At first, it seemed a simple task. Tall concrete barriers restrained the sand before me and shaded my black frame from the sun. I beheld the gentle blonde slope with no trepidation. Why would I, veteran of many Death-Defying Morning Dashes with the Family Dog and proud survivor of The Zoo of Perpetual Wailing? Gentle reader, I have faithfully carried my young charge through many a kicking. The Dreaded Dropped Pacifier no longer daunts me. I am a soldier of the stroller army, and I have ground my wheels through mud and much worse.
Little did I know what those harmless-seeming grains had in store for me. For no sooner did we begin our descent into the sand of deception than I sank into its yielding hands. Tommy kicked his heels, and his mother lifted me up and tried to press on—to no avail. I sank further, up to my axles now. As the brave woman kept pushing, I shuddered, feeling those wicked crystals crawl up into my innermost parts. Horrid, vile things! They clumped in any available crevice, glomming on to my lubricated bits and caking around my insides in a most unspeakable fashion.
Tommy began to wail, kicking in earnest now, but I could not go on. How could I, half buried, with sand gluing my wheels to my axles? His mother gritted her teeth and wrenched me from the pale enemy’s hissing grasp, only to have me sink again as soon as she released me.
Tommy’s father soon joined us in the narrow passage. He observed my plight and shook his head. “Here, honey—I’ll grab the front,” he said. Together, he and Tommy’s mother lifted me and Tommy together and carried us to the bottom of the sandy ramp.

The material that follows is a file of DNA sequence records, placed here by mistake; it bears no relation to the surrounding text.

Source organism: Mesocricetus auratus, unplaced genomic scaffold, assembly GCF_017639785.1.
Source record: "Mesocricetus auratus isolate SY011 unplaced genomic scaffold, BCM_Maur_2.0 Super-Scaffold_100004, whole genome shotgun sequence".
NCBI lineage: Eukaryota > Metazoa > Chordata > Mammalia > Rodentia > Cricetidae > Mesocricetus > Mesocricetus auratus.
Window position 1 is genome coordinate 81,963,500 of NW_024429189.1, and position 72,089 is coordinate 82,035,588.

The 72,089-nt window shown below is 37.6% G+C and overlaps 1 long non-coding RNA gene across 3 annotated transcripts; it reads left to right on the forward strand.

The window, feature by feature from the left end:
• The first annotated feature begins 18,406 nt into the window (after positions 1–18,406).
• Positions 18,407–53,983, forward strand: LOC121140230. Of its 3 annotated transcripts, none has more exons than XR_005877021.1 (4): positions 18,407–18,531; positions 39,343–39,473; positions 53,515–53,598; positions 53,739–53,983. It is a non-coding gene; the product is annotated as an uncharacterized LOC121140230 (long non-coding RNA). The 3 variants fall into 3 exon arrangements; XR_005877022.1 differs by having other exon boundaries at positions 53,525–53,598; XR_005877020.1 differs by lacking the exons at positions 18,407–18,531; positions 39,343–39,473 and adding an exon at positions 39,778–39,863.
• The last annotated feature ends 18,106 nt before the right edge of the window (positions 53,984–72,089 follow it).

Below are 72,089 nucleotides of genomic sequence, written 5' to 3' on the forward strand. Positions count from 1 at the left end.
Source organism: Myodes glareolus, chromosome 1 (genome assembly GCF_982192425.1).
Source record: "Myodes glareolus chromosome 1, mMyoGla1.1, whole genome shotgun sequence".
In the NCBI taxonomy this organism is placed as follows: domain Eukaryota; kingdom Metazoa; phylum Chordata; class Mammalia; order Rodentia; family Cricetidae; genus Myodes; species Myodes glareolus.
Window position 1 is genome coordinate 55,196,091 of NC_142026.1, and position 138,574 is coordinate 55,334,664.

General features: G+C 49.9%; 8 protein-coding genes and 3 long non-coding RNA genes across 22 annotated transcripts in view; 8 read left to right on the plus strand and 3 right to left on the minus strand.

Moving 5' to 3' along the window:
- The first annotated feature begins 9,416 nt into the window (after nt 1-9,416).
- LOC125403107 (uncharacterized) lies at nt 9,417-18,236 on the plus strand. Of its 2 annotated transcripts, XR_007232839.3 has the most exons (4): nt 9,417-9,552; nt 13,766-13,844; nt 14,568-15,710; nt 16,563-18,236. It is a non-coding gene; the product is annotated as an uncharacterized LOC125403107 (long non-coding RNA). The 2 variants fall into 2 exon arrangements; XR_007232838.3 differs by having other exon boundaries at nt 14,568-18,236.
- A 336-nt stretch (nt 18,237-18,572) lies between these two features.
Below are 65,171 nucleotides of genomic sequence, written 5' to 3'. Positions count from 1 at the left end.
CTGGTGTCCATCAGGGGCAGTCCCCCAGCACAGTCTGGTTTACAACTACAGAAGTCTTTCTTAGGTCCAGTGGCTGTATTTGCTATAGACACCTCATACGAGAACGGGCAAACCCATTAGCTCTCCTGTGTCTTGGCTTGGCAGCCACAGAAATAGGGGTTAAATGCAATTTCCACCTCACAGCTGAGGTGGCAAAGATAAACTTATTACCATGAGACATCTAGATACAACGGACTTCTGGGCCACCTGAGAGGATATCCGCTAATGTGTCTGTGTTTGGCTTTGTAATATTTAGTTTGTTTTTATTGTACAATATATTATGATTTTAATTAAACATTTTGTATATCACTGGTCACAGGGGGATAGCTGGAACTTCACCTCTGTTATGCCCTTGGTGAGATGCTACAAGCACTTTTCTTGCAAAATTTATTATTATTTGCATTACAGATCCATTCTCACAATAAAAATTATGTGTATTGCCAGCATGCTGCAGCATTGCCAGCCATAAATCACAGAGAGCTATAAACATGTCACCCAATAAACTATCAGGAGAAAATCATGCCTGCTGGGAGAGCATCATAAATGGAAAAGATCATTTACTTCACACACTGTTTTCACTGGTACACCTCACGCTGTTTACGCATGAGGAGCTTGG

It was only then, when we cleared the concrete barrier to my right, that I glimpsed the awful enormity that awaited me. An expanse no smaller than the Sahara stretched from the bottom of that ramp. Far, far in the distance I glimpsed the faintest hint of surf. And over it all came the harsh calls of the gulls, mocking my dismay.
Tommy’s mother, kind woman that she is, said, “Maybe it will be better now that it’s flat?”
She gave an experimental push. Though my poles shuddered and my wheels creaked, I too hoped for success. I threw everything I had into that push. And, immediately, I sank.
I could not bear to look as Tommy’s father shook his head. “It’s no use, Laura. We’ll just have to make do without it.”
And so he spelled my doom.
Tommy’s mother knelt down before me, but she had not the heart to apologize for the abandonment. “Come on, Tommy,” she said to her son. “You’ll have to walk from here.”
Tommy’s face turned red. I felt his temperature climb. Surely, I thought—surely he will intercede. I know Tommy is fond of me. Of course he is; I carry him faithfully, and his snacks, too.
Tommy screwed his tiny face up in disgust as his mother pulled him from my embrace. He took one stumbling step into the sand and turned. His countenance was a terror to behold. He opened his frowning mouth, and he said, “Bad stroller! Bad!”
And then he kicked me with one white-sandaled foot.
I sat in shock as Tommy’s father stripped their belongings from my pouches. Before I regained my sense, they were dwindling over the next dune, Tommy riding high on his father’s shoulders. None of them looked back to see me there, stranded, caked in filth, alone.
Now each grain of sand burns in my aching red wheels, and the hot sun glares doom at my vulnerable plastic bits. How can I protect myself in this vast wasteland? Abandoned by my people, left to bake until my handles melt and my mesh back bursts into flame–is this a fit fate for the friendly and patient bearer of your children? How will Tommy fall asleep in the afternoon if my seat is naught but shredded black threads, pecked at and pooped on by the gulls? How will you carry his diapers if and snacks if my pouch has been defiled by beasts of the sea? Oh, wretched fortune, that my life of toil and service should end at the foot of this blasted, lifeless expanse.
The multitudinous paths divide before my blasted eyes, each one leading to bleached death and ruin. I’m lost! I’m lost! It’s all too much!